There are, of course, the obvious perceptual differences: President Barack Obama studied law at Harvard, relishes golf and prefers his suits sober, in dark gray or navy blue. Prime Minister Narendra Modi had a modest education, swears by yoga and readily wears flamboyant hats depicting India's diverse heritage.
And then there's the small matter of paperwork: Modi was a pariah in the United States just one year ago, his visa revoked over his handling of riots in 2002, when he was chief minister of the state of Gujarat.
But what a difference a year — and a big electoral victory — makes.
When President Obama arrives in New Delhi on Sunday
, he will have met Modi four times in five months: at the White House, at the East Asia Summit in Myanmar, at the G20 Summit in Australia and now in India. The latest visit is the most significant: Obama will become the first U.S. president to visit India twice, and the first American chief guest at India's Republic Day parade. It's an open declaration of friendship.
What explains this unlikely rapport?
Aides on both sides have pointed out that when the two leaders met in Washington in September, there was a palpable chemistry. They shared a sense of priorities, of where they wanted the alliance to head.
On his previous visit to India, in 2009, Obama spoke of the two democracies forming one of the "defining partnerships" of the 21st century
. But in those initial years, the partnership became strained. First came a stalled nuclear deal; later, a needless spat over an Indian diplomat in New York. India's disappointing growth, meanwhile, seemed to lead to declining interest.
Modi has now successfully hit the reset button. By not bearing a grudge against Washington for blacklisting him, and by wooing American business with gusto, he has revived a flagging partnership. Americans who have negotiated with Indian teams under Modi say it's evident the new Prime Minister has been clear with his envoys: It's time to fix things with Washington.
And so it comes down to Modi and Obama in New Delhi. Indian TV channels alternate between flashing banners saying "Namaste Obama" one minute and asking about "deliverables" from the summit the next. For days, teams in London have been hammering out a potential deal to trade civilian nuclear energy. There is talk of increased ties on defense, and on renewable energy. Climate change will be an important topic for both sides: India generates more than half its energy needs from the dirtiest fuel in common use, coal.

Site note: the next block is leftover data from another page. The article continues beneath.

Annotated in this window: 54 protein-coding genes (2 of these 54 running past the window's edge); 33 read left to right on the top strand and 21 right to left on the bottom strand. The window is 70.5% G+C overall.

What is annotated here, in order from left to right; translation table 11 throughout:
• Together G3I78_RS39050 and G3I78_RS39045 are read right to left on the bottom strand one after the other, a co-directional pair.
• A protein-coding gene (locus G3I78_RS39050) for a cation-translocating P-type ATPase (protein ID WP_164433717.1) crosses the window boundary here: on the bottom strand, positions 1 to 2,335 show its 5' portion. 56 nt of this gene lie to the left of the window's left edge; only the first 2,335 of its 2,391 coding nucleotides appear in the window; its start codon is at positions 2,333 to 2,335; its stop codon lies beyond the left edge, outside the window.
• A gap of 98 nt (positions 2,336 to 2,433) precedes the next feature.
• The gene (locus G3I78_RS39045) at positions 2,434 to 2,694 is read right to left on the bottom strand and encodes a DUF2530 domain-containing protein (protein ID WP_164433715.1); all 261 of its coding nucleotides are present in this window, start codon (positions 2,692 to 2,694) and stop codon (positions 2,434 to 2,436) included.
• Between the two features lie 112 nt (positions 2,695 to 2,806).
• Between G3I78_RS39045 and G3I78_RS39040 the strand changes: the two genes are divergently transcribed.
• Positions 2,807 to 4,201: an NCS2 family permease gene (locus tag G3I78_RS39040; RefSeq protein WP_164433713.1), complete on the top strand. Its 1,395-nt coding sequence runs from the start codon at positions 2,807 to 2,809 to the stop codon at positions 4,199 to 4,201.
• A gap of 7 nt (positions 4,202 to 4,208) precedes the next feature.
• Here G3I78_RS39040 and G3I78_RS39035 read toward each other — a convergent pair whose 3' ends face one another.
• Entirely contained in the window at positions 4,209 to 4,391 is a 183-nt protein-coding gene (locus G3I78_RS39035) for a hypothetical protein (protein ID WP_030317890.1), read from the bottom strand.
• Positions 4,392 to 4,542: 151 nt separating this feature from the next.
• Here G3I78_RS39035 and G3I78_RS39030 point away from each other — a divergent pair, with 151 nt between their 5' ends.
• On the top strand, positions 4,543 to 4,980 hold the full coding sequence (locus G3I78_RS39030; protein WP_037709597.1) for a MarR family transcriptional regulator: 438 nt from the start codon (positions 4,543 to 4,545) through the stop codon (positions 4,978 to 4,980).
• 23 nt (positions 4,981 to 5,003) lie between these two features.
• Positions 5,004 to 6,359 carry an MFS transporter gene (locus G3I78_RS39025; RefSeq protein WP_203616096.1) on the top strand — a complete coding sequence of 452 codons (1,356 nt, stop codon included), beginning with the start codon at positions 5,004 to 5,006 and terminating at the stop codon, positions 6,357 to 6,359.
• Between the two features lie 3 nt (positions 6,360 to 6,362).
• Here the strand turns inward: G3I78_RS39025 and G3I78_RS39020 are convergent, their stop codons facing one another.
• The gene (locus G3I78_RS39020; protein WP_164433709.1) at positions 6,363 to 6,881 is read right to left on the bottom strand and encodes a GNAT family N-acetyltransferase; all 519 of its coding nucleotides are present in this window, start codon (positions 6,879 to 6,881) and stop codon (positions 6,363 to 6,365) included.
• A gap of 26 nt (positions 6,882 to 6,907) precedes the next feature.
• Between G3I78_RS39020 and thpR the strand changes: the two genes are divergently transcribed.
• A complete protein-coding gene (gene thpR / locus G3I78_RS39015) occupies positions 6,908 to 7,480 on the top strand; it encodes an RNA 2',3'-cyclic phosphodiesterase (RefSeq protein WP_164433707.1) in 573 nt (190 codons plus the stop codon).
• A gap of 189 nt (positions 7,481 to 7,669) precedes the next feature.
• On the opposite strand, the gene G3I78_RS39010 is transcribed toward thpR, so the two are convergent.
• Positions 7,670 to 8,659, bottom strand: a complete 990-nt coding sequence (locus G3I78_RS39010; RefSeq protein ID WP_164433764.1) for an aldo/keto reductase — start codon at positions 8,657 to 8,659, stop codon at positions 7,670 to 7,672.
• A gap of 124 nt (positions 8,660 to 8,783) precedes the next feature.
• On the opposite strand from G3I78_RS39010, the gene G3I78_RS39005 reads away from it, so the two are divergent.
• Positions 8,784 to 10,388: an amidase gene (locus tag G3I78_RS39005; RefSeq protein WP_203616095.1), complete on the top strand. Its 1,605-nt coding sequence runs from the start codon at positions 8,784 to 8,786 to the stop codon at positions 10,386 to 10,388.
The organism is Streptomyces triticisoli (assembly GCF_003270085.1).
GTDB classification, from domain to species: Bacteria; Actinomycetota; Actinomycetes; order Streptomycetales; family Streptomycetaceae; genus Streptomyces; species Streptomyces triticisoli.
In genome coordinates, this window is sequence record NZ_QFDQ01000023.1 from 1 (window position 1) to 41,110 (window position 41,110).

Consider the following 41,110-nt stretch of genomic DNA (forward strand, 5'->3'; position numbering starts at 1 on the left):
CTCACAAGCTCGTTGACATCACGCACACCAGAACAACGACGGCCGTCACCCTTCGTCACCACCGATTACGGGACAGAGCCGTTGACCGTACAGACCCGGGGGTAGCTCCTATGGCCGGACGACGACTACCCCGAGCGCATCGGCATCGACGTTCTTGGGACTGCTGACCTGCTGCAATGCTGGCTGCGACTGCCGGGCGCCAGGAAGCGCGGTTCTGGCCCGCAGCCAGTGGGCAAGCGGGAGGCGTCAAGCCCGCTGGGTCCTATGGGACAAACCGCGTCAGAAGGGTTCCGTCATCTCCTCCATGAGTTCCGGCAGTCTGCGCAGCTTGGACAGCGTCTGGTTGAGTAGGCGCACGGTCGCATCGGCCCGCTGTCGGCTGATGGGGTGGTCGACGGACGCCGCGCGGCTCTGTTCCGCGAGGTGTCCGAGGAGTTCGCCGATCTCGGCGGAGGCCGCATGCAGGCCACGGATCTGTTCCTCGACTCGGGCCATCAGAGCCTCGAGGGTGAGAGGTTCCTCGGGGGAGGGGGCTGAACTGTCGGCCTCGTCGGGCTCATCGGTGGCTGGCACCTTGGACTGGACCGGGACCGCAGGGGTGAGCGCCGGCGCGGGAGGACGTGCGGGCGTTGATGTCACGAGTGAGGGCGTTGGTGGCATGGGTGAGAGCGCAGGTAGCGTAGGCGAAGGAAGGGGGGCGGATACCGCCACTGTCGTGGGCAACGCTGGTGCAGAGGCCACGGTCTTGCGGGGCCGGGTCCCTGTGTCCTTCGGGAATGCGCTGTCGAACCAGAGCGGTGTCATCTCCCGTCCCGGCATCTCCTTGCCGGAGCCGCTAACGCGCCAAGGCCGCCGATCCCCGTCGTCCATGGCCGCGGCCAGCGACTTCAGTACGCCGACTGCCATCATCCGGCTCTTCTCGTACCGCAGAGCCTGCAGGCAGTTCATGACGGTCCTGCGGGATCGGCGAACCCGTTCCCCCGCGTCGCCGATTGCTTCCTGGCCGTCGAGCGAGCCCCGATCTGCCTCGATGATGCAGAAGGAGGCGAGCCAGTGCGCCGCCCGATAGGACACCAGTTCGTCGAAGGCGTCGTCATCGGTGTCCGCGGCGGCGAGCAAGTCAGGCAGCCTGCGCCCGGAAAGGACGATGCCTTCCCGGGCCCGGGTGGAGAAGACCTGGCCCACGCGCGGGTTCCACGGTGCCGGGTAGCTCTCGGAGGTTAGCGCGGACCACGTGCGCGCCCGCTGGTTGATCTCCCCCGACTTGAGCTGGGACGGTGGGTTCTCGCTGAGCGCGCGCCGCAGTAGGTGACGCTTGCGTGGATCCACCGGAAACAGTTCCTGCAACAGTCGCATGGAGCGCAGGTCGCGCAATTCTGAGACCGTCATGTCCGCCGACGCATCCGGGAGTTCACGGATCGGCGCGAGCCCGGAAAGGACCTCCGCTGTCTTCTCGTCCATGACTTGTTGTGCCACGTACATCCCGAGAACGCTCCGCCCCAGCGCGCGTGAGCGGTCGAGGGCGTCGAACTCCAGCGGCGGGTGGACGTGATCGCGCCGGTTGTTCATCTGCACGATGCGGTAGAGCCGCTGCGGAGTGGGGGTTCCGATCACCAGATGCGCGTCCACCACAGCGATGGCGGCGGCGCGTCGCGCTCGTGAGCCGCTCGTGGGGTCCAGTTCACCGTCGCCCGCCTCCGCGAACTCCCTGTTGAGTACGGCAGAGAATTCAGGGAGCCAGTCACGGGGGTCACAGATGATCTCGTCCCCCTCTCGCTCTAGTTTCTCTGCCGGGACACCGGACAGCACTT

And there will be much more soaring rhetoric. On a visit earlier this month, U.S. Secretary of State John Kerry called for trade between the two countries to multiply five times. That will be unattainable for quite a while.
It may be asking too much to judge the Modi-Obama summit through deliverables alone. After all, the invitation came just a couple of months ago when the two met in Myanmar. Symbolism has inherent value: By visiting India for a second time, Obama is putting New Delhi on the map in Washington. In India, he will be seen by a generation of young Indians on TV; they will glow with pride that the world's most powerful man has come to town once again.
The real work between the two countries will continue at a smaller, ongoing level: with increased people-to-people contact, with more trade, with more tourism, with an energized Indian diaspora in the United States, and with many, many more days of talks between the two countries' envoys.
In many ways, the people on both sides are ahead of policy. According to a Pew Research Center survey
last year, 58% of Indians view Americans favorably, with only 18% holding an unfavorable view. It's time for government to catch up.
With both India and the United States benefiting from lower crude prices and a growth upswing, this is as good a time as any.